Well, we understand that logic has little to do with boxing, certainly at the championship level. The fault lines of destiny are regularly shaken by the tectonic forces of chance. It matters not how Gatti arrived at a fight for the welterweight championship – be that defined as the WBC version or the universal crown, implied – he’s right there, one decent outing away from yet more glory. Hard won glory, for it always comes at a price does glory, for men like Arturo Gatti. If he’s able to handle Baldomir’s energized assertions, if his fragile 4th metacarpal holds up, if the skin around his eyes neither swell up or cut, if he’s as motivated as we expect and if age does not present him with the tolling bell bill for all that’s transpired during his career to date, Gatti might win.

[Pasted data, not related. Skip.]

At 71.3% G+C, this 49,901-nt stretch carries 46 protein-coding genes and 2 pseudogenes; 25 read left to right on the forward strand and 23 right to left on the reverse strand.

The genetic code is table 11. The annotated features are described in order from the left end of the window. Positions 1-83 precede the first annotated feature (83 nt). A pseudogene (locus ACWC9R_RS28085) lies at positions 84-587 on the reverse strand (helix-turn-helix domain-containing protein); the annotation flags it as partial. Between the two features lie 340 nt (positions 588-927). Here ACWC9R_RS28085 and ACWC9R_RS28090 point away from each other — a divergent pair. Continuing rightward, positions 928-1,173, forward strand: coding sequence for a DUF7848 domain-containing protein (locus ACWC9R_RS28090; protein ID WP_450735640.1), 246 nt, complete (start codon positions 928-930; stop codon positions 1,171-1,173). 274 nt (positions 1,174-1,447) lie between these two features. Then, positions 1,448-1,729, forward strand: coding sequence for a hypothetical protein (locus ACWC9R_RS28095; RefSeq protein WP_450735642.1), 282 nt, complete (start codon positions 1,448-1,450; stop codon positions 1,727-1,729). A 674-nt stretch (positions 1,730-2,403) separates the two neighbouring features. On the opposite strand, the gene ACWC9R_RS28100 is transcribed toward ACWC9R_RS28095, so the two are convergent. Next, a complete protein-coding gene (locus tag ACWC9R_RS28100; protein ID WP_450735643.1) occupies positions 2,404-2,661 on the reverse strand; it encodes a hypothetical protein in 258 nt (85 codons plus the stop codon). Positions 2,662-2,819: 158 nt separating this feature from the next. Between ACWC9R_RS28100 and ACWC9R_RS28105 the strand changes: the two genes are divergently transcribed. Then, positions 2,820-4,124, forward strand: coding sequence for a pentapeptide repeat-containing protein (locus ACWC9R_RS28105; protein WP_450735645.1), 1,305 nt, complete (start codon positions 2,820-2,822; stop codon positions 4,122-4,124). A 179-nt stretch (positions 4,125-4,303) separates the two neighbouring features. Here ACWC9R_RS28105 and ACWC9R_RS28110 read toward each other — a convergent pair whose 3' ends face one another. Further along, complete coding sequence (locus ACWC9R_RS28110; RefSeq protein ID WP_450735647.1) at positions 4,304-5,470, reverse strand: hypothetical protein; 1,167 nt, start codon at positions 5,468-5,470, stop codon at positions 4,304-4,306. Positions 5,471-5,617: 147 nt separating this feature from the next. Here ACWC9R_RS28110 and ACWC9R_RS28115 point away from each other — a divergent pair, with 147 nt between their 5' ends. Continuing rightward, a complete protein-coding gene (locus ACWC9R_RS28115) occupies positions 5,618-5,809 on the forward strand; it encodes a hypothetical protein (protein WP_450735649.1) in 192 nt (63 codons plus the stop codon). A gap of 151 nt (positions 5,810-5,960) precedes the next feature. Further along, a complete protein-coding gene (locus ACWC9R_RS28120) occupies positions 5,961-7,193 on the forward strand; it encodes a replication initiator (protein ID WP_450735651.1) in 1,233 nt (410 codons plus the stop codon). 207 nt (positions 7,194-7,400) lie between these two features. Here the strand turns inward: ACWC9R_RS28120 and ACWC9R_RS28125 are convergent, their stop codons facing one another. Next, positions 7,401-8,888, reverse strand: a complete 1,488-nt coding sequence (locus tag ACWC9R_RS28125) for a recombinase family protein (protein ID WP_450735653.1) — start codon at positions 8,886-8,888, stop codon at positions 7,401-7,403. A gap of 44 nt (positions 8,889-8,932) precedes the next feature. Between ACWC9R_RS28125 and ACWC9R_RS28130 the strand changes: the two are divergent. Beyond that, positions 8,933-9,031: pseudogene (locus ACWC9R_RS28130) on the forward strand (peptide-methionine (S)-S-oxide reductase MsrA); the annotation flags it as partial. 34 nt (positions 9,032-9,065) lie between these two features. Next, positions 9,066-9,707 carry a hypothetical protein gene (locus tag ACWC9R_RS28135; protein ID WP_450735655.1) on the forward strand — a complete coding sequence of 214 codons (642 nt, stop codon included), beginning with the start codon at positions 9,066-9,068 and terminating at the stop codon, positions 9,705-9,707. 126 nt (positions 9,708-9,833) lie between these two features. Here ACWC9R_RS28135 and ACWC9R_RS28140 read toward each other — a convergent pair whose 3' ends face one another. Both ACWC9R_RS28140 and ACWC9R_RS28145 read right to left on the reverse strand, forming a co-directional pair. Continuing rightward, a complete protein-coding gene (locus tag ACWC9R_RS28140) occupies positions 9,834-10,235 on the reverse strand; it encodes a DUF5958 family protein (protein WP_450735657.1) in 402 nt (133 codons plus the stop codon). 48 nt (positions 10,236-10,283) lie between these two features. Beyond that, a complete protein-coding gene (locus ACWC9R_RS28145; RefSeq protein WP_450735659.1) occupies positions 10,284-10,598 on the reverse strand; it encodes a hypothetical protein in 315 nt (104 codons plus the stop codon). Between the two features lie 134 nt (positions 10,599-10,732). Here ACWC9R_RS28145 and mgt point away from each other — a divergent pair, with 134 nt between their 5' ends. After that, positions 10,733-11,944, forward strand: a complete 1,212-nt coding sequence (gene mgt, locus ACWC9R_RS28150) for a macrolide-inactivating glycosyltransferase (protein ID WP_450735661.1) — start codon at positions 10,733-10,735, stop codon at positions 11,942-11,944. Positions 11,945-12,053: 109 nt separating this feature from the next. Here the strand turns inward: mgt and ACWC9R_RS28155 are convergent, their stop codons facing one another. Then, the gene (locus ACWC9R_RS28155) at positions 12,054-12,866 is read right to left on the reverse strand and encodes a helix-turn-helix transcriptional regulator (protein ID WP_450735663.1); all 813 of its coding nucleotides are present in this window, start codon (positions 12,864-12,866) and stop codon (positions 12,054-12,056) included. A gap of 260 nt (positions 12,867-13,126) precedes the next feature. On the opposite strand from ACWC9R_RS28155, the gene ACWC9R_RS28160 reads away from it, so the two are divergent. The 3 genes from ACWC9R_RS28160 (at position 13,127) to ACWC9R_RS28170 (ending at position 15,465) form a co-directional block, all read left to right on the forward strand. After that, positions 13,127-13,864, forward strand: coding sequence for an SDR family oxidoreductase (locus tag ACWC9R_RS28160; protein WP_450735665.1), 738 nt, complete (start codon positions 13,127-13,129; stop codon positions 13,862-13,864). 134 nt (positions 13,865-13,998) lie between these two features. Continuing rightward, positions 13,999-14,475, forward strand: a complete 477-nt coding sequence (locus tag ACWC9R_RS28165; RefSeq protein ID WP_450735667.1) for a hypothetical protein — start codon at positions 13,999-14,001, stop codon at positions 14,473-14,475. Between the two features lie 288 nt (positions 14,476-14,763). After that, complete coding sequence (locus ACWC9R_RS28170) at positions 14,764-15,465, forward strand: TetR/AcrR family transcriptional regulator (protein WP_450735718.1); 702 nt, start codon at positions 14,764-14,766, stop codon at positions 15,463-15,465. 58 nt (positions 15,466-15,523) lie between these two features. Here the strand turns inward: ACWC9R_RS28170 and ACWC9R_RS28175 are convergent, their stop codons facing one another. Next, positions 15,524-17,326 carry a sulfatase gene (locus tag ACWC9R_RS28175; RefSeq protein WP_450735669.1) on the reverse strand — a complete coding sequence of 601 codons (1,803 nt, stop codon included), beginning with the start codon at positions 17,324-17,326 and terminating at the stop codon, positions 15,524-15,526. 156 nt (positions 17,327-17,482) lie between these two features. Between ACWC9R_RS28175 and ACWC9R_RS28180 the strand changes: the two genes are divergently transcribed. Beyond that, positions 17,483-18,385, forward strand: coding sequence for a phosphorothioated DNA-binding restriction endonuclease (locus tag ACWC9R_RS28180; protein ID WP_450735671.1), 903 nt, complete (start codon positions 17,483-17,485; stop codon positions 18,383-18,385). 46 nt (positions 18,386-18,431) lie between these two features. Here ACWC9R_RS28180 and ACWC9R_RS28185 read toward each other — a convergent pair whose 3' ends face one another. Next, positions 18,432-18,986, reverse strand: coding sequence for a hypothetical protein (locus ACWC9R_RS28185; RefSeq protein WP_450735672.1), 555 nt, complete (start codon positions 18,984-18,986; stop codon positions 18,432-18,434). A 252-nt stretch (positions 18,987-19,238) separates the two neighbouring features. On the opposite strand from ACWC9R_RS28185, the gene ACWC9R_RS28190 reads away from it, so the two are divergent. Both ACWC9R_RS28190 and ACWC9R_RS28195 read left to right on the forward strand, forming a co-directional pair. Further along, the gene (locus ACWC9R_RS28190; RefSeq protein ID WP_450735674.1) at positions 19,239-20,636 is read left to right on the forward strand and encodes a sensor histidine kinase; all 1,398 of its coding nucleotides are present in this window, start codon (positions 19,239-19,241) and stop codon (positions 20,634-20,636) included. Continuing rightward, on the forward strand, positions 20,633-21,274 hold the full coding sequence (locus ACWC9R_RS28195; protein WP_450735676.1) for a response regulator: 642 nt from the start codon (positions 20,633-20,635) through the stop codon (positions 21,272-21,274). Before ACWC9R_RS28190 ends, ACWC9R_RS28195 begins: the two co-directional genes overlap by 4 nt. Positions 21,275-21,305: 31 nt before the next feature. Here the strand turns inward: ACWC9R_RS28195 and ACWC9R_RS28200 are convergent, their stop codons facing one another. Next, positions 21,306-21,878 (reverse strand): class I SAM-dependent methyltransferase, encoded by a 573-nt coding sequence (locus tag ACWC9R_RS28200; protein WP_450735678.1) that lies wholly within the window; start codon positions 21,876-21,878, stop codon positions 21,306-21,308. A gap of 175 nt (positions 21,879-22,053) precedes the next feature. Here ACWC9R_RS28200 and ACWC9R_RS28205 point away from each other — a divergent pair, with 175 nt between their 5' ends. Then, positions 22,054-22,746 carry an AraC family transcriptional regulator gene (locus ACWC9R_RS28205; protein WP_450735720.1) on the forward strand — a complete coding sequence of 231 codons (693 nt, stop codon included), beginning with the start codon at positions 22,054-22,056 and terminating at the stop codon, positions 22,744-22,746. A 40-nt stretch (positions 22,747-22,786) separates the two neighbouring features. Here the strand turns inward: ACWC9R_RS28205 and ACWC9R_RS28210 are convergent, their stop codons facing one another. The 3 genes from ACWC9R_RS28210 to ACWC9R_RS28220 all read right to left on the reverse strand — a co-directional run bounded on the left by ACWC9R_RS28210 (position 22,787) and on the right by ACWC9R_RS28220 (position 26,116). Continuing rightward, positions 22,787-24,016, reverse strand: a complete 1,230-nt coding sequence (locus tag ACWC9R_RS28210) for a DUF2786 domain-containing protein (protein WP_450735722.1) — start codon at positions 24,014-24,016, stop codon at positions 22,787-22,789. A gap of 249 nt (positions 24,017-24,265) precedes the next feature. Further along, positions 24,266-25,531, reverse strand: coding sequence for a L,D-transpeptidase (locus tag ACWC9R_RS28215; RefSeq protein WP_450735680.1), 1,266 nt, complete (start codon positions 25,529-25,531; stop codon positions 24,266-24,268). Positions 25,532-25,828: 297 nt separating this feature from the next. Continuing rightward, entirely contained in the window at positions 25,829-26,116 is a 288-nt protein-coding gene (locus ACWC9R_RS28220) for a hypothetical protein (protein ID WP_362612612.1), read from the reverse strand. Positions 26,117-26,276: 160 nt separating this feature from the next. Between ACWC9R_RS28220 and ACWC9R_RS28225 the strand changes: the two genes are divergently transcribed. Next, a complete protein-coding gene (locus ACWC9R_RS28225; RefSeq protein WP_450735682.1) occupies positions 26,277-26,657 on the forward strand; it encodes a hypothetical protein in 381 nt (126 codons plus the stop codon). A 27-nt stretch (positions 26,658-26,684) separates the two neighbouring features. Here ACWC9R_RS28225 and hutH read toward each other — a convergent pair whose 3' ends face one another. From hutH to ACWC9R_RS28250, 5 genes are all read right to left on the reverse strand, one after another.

He’s expected to win, officially, according to the vultures of boxing, the bookmakers. Trainer Buddy McGirt will only curtly say, “It’s up to Arturo.” For all of his rising and falling only to rise again, the perception remains: Gatti’s a guy who masters his fate.  The very nature of being a blood and guts warrior means you are defined by the ability to absorb trauma, creating spectacle and defying probability, only to reassert your own brand of destruction as reprisals. Theatrically you mesmerize the faithful, creating the illusion that you are the ultimate arbiter of your fate, cruel and luminous, at least right up until the moment that mortal means are beyond you. Baldomir ain’t Mayweather; so goes the speculative asserting of Gatti’s endless return.